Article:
Mold discovery leads to Kennedy Hall closure

Kyle Clark

Kennedy Hall residents were notified on Jan. 9. that they would not be living in their assigned housing this semester due to levels of mold being detected inside.

According to its website, the issue was discovered when University Housing had a second party conduct an examination on the building to prepare for future renovation.

The primary focus of these renovations was to replace the heating ventilation and air conditioning system, according to the website. 

The mold issue could not be properly handled before the semester began. The final decision to close Kennedy Hall was made on Jan. 7, a day after the mold was discovered.

Students living in Kennedy Hall have been relocated to various on and off-campus housing facilities such as currently empty rooms on campus and apartments such as Axis Student Living. This will come at no charge to the students and Georgia Southern University staff has been helping students move their belongings to their new accommodations.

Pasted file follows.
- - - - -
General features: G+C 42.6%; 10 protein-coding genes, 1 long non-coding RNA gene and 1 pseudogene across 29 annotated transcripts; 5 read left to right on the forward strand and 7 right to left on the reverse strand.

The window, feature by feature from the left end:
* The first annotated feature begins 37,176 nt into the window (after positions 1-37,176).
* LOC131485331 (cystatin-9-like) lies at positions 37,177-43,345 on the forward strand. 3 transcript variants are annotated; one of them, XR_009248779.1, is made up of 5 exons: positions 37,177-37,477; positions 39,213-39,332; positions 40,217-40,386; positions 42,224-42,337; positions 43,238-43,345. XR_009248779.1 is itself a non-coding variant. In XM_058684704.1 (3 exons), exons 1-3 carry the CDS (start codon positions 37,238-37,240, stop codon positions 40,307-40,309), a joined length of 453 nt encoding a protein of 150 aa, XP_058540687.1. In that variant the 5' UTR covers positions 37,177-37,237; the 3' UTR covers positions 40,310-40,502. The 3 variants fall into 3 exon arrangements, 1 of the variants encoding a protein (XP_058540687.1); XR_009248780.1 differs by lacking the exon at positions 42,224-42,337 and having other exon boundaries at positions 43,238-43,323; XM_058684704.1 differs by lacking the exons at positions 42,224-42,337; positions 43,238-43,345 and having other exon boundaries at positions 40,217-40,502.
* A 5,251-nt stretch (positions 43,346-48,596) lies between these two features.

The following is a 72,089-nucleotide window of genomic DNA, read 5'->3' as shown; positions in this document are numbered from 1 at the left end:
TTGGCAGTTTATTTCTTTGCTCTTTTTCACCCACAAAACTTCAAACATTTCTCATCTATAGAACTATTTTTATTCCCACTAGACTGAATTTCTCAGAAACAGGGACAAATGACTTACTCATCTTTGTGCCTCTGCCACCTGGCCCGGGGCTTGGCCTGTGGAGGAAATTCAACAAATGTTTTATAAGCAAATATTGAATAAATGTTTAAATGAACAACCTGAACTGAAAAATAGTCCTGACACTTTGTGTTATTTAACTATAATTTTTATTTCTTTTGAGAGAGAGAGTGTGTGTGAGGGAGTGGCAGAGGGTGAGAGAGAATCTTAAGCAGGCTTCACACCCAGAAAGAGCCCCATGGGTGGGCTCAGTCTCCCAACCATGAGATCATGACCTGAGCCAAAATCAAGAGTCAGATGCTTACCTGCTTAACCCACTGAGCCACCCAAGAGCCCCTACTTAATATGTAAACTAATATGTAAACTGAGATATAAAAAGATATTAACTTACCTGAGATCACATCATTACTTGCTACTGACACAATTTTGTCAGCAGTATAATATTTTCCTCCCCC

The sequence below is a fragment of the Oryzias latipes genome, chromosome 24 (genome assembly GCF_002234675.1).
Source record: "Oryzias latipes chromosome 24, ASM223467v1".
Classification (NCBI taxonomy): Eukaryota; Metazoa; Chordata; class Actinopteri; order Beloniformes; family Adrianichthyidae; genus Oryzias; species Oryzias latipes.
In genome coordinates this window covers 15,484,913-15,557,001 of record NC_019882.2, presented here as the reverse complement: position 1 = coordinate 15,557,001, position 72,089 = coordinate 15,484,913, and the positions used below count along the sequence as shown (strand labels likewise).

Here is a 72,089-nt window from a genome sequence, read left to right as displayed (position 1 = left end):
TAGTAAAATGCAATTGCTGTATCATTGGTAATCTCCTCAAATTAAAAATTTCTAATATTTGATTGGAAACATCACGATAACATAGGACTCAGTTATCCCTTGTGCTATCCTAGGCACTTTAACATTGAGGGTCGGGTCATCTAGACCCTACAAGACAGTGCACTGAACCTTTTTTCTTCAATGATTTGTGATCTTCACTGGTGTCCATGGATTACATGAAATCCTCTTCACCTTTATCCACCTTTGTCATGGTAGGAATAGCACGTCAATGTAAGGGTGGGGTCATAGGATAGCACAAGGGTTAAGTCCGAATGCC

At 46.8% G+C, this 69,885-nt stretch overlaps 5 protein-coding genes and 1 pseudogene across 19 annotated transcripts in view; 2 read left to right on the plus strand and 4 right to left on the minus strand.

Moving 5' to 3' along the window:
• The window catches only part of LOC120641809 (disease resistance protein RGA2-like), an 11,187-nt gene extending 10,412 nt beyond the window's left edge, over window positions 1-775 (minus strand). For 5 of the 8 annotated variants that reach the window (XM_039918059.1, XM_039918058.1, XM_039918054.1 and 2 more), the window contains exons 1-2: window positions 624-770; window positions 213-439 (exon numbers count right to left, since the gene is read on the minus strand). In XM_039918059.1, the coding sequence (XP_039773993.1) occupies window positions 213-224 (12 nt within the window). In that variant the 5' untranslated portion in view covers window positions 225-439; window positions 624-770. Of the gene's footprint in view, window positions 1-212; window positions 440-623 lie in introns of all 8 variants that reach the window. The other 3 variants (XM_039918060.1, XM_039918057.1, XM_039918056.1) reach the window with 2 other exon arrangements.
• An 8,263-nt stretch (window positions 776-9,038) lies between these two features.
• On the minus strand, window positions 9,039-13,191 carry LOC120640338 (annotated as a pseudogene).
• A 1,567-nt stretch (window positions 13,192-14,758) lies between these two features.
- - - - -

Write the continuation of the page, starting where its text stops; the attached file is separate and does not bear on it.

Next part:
“The mold issue in Kennedy is a problem but I’m glad they caught it and are providing accommodations for students affected. I’m glad they went the safe route and moved us elsewhere while taking care of it,” Cameron Matis, freshman engineering major, said.

Peter Blutreich, executive director of University Housing, oversaw the outreach to displaced students and stressed the vigilance of the housing department in maintenance of all living facilities.

“We track all our work orders and so this was a surprise as far as the issues involving the mold behind the walls. It’s an older building, it really runs and functions rather well, it’s just an older building,” Blutreich said. “When we saw something we didn’t like we had to investigate it.”

At this time it is uncertain when Kennedy Hall will open again, although it will most likely be after the spring semester.

For updates and further information on the relocation process, visit auxiliary.georgiasouthern.edu/housing/kennedyrelocation/ for more details.

Nathan Weaver contributed to this article.

Kyle Clark, The George-Anne Assistant News Editor, [email protected]